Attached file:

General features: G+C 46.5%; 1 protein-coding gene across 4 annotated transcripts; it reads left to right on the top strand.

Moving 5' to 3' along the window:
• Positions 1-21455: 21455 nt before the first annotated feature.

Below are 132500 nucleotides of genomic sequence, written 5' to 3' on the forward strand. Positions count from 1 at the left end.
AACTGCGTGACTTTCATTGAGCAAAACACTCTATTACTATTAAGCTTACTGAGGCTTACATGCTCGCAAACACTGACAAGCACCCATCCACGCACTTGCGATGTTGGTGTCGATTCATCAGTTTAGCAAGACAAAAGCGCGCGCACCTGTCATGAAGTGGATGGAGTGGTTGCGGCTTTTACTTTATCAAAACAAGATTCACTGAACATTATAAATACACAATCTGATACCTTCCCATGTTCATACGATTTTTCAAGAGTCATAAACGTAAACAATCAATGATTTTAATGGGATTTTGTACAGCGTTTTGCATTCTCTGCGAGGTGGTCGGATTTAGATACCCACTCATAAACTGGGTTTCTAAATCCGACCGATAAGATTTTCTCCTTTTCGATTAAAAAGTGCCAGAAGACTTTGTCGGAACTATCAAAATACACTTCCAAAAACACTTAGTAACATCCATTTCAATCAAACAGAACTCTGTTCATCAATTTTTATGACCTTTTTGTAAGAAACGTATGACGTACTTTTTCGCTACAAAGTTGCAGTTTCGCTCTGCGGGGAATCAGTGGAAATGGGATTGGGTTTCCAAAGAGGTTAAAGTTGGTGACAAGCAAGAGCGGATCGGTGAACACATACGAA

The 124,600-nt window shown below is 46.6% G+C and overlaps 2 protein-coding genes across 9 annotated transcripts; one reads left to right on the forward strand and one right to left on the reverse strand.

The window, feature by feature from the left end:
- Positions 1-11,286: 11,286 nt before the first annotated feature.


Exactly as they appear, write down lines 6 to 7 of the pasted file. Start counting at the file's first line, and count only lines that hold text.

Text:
The 124,600-nt window shown below is 46.6% G+C and overlaps 2 protein-coding genes across 9 annotated transcripts; one reads left to right on the forward strand and one right to left on the reverse strand.

The window, feature by feature from the left end: